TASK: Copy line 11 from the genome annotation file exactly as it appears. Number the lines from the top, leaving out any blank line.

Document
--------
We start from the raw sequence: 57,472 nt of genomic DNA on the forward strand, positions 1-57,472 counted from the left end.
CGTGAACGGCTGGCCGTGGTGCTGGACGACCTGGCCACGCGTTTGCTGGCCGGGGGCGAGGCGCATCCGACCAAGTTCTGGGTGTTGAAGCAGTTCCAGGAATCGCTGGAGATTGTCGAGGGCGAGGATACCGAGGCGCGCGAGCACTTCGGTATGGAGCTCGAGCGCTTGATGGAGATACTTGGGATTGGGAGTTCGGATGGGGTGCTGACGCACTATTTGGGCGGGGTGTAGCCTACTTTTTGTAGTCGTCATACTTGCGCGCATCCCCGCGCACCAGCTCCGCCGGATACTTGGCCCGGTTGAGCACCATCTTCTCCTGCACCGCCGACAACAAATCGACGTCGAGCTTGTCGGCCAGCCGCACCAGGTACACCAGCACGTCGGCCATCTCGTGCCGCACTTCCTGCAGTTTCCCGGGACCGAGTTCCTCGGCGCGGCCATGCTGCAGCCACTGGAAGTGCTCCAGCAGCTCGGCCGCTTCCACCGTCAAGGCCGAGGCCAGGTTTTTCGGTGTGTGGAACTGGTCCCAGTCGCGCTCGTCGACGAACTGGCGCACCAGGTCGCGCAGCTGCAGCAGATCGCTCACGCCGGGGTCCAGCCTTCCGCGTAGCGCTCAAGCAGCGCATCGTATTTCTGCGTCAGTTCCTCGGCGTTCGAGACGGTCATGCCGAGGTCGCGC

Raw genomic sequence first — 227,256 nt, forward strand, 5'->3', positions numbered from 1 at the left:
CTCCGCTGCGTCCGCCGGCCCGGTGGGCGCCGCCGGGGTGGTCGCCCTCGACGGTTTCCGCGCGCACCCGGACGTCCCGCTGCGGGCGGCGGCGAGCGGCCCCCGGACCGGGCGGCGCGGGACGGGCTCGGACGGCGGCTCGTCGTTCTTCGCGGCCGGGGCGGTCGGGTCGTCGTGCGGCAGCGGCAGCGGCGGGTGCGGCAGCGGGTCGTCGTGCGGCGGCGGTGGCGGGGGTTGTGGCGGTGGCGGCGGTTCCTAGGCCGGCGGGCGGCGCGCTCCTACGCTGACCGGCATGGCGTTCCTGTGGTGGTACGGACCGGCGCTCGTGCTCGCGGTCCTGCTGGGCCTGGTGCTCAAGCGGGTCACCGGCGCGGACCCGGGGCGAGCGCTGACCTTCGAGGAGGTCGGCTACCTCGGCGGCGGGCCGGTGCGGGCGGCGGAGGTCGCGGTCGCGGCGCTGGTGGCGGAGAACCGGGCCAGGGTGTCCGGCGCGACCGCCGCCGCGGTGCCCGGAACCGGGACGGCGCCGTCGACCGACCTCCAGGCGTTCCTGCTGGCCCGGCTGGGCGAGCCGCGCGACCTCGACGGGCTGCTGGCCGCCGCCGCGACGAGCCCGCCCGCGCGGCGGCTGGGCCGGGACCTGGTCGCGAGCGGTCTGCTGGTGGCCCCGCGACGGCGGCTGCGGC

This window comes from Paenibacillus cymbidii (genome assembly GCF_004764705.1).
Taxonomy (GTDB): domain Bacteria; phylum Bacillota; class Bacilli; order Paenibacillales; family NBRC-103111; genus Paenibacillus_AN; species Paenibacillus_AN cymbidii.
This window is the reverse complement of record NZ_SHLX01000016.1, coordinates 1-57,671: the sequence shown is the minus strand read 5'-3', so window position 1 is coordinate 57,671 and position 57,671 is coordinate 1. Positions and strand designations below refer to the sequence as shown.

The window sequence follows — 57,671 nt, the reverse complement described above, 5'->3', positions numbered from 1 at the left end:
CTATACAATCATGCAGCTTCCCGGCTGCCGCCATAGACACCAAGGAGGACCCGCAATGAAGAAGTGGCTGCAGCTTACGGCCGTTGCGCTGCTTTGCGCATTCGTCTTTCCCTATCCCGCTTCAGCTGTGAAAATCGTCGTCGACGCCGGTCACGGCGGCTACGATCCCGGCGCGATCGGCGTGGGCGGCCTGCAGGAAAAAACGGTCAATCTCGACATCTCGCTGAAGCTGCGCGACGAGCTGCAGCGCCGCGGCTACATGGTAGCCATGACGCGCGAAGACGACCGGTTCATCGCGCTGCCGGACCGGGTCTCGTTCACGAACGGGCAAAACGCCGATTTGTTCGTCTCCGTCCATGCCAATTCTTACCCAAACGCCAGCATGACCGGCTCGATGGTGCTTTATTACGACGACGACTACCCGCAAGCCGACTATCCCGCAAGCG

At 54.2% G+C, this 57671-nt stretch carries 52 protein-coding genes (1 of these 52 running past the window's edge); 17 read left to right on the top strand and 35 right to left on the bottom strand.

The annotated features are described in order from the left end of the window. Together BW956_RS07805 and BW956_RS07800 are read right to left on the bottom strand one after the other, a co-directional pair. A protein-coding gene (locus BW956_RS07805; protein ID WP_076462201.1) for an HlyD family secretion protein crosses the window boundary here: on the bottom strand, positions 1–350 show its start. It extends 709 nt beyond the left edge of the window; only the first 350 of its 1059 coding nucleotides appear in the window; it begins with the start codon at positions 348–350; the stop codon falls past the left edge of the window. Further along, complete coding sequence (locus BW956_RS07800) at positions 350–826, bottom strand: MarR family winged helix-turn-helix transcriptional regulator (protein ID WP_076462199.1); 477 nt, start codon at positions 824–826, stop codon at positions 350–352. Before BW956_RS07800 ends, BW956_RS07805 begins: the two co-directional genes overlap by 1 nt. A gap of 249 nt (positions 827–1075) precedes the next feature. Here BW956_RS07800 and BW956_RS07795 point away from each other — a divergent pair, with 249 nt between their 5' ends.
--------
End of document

The annotated features are described in order from the left end of the window. Together BW956_RS07805 and BW956_RS07800 are read right to left on the bottom strand one after the other, a co-directional pair. A protein-coding gene (locus BW956_RS07805; protein ID WP_076462201.1) for an HlyD family secretion protein crosses the window boundary here: on the bottom strand, positions 1–350 show its start. It extends 709 nt beyond the left edge of the window; only the first 350 of its 1059 coding nucleotides appear in the window; it begins with the start codon at positions 348–350; the stop codon falls past the left edge of the window. Further along, complete coding sequence (locus BW956_RS07800) at positions 350–826, bottom strand: MarR family winged helix-turn-helix transcriptional regulator (protein ID WP_076462199.1); 477 nt, start codon at positions 824–826, stop codon at positions 350–352. Before BW956_RS07800 ends, BW956_RS07805 begins: the two co-directional genes overlap by 1 nt. A gap of 249 nt (positions 827–1075) precedes the next feature. Here BW956_RS07800 and BW956_RS07795 point away from each other — a divergent pair, with 249 nt between their 5' ends.